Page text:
The North Carolina voter ID ruling is likely to make judicial appointments – not just to the Supreme Court – a more prominent presidential election issue, says John Dinan, professor of politics and international affairs at Wake Forest University. He is the author of “The American State Constitutional Tradition” among other books and articles, and focuses in his research on federalism, constitutionalism, and American political development.
“The Fourth Circuit’s reversal of a US District Judge’s decision upholding North Carolina’s voter ID requirement and various other election-law changes is one of several recent cases in North Carolina and around the country that highlight the different approaches taken by Democratic-appointed judges and Republican-appointed judges in deciding cases and will likely boost the salience of the issue of judicial appointments in the 2016 presidential campaign.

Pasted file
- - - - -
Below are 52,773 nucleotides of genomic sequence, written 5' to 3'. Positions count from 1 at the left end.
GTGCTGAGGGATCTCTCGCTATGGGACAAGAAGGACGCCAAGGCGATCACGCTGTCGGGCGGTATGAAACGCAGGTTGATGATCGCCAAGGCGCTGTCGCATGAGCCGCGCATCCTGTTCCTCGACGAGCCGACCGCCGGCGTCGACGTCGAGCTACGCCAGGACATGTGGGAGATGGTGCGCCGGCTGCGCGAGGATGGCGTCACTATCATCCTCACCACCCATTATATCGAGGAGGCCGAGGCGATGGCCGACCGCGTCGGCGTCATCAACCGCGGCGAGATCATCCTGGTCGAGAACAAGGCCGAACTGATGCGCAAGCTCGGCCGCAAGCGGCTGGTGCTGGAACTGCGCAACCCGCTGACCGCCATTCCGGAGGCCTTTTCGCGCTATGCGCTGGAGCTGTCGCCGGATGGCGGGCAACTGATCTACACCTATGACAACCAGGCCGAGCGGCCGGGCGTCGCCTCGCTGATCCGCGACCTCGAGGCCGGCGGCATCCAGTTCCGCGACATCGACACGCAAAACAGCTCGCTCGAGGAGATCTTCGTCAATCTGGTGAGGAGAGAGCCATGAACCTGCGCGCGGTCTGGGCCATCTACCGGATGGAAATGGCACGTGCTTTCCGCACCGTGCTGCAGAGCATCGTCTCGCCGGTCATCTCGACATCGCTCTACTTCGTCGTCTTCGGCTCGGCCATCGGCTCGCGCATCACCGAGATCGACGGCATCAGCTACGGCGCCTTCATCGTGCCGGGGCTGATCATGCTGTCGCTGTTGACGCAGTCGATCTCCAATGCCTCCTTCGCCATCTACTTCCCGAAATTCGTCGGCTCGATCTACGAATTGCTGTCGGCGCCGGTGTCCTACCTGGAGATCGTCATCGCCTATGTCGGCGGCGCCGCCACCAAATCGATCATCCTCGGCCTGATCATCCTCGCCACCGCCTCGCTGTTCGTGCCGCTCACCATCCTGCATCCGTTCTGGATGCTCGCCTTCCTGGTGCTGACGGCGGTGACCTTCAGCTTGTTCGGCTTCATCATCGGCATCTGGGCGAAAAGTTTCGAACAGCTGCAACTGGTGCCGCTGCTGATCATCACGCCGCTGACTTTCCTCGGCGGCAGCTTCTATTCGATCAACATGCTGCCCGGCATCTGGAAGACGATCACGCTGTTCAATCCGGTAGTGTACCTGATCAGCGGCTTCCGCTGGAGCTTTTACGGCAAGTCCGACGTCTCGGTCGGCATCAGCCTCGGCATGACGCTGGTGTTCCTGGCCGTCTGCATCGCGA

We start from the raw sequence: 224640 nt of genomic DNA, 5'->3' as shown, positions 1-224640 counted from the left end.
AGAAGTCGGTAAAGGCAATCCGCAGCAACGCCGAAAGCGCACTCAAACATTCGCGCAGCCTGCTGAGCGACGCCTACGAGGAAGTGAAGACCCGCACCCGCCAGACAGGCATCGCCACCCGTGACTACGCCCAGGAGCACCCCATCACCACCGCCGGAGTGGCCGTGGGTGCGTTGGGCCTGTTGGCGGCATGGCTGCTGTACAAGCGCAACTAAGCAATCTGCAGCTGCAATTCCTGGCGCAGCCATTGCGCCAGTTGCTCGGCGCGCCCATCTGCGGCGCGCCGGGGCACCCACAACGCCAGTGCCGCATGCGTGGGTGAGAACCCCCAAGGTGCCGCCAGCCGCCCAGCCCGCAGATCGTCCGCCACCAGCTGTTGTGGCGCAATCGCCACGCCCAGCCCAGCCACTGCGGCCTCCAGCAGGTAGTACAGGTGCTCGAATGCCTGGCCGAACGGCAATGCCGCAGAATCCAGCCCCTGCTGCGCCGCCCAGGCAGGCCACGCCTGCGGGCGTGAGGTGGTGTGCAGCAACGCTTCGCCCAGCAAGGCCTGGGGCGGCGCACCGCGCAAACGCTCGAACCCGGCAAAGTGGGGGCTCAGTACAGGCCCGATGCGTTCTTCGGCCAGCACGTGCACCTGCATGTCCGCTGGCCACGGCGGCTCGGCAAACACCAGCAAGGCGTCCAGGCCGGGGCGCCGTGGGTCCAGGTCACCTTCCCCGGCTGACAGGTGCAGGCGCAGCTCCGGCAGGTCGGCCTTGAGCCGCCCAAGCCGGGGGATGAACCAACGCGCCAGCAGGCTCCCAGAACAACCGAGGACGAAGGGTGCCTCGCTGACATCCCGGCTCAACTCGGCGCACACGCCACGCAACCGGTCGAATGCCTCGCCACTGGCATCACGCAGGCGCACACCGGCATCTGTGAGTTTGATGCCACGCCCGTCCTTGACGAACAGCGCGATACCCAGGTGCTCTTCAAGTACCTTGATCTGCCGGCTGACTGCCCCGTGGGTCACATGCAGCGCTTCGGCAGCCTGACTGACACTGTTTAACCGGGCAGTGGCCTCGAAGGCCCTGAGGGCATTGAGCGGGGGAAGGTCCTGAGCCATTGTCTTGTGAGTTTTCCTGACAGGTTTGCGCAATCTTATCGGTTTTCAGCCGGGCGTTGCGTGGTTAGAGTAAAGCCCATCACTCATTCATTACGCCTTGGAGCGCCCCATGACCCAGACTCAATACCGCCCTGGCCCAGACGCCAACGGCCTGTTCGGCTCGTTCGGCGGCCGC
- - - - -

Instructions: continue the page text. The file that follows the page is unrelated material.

Much of the discussion in the presidential campaign has focused on appointments to the Supreme Court and the likelihood that the next president will fill the current vacancy on the Court and could make several other Supreme Court appointments. But the North Carolina voter ID case, along with recent cases in other states, highlights the importance of presidential appointments to federal district and circuit courts as well as the U.S. Supreme Court, and in a way that could boost the prominence of the issue of judicial appointments in the presidential campaign and upcoming presidential debates.”
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Professor of Politics and International Affairs
Dinan studies federal and state policy-making and constitutional developments.
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